In other words:  phew!  There was of course no internet back then; transatlantic phone calls were both a novelty and expensive.  Communications with the UK were via telexes and telegrams. Flight bookings were handled by Andrew Ferguson’s office in Cheshunt but re-arranged in the US by David Phipps.  And the tickets, of course, were big, carbon-copied wads of coupons. Jim’s black leather briefcase was literally jammed to the hilt.

There was little time, though, as one Indy issue followed another, to wonder if it would all be feasible.  If Jim didn’t qualify on the first weekend, for example – what would happen?  Would he miss Monaco or would he foresake Indy?  Given the powers behind the Indy effort – Ford, Firestone, etc – probably it would be Monaco.  For now, though, it was heads-down:  there was not a moment to spare – or even to think about the bigger problem.

In the midst of all this, Silverstone turned out to be a golden Saturday to be forever savoured. Thursday and Friday, by contrast, were best forgotten.  Dunlop were pushing R6 development to new frontiers;  Jim, as at Snetterton, found the Lotus 25 to be all over the place on the new tyres.  On a cold and windy Thursday, jet lag or no, he couldn’t find anything approaching a sweet spot with the car – and this was with exactly the chassis (R5) in which he’d been so quick at Aintree (on R5s).  He was only fifth that Thursday, focusing as he was on trying to make the car work just through Stowe and Club.   If he could find a balance there, he reasoned, then he could probably make up for deficiencies over the rest of the lap.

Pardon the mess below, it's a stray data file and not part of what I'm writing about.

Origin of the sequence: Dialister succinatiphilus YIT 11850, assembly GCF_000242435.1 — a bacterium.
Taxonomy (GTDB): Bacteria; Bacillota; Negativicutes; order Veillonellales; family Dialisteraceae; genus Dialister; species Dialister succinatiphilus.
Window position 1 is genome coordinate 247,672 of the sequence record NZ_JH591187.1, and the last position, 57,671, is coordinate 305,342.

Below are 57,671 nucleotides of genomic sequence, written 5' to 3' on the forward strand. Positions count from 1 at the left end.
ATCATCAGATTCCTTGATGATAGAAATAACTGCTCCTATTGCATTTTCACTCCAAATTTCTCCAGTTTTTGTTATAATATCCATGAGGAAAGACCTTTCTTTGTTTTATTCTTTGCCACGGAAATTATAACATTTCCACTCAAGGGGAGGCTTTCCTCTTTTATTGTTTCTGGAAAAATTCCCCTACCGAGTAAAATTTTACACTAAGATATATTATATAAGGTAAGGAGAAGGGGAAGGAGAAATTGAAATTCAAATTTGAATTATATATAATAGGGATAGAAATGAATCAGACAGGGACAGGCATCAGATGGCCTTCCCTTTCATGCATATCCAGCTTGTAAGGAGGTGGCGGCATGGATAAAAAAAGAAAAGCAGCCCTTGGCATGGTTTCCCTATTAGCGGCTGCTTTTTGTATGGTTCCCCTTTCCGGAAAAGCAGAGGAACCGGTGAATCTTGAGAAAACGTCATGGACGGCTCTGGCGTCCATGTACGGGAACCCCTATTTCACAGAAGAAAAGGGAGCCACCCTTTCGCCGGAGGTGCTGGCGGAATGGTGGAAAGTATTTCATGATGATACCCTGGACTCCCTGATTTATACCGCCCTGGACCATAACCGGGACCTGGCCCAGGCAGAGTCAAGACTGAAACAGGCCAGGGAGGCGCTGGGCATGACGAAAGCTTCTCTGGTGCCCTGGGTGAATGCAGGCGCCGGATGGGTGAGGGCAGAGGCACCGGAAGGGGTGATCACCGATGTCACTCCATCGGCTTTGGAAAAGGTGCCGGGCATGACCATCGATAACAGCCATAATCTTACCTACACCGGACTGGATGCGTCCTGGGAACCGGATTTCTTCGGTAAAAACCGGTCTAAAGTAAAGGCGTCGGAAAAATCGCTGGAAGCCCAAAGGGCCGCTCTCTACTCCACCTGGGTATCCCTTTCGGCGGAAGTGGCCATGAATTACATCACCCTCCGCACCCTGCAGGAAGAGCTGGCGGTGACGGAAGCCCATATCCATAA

The mechanics – Jim Endruweit, Cedric Selzer Dick Scammell, Derek Wilde and the boys – worked through to six o’clock on Friday morning, rebuilding Jim’s car with yet another set-up change.   Perhaps, in addition, the rebuild might uncover a more fundamental chassis fault…

To no avail.  Saturday was cold and wet;  as all-weather as the new Dunlops undoubtedly were, little could be learned about a dry-weather balance.  The grid therefore being defined by Thursday’s times, Jim tried team-mate Trevor Taylor’s car for a few laps.  A spin at Copse capped an unremarkable day.  Innes Ireland, what’s more, would start from the pole in the BRP Lotus 24-BRM – a chassis that Jim had always liked.  Graham Hill was second in his trusty 1961/62 BRM, Bruce McLaren third in the new works Cooper and Jack Brabham fourth in his BT3, his engine down on power after a rushed rebuild.  Poor Dan Gurney had flown over with Jim from Indy but for him there would be no F1 debut with Brabham:  there was a dire shortage of Climax engines in this build up to the season proper, highlighted by Jack’s frequent runs up and down to Coventry.  Jack was more than ready to let Dan race the one and only BT3 at Silverstone but a short test at Goodwood confirmed that Dan was much too tall for Jack’s cockpit.  He would have to wait until Monaco to drive his tailor-made car.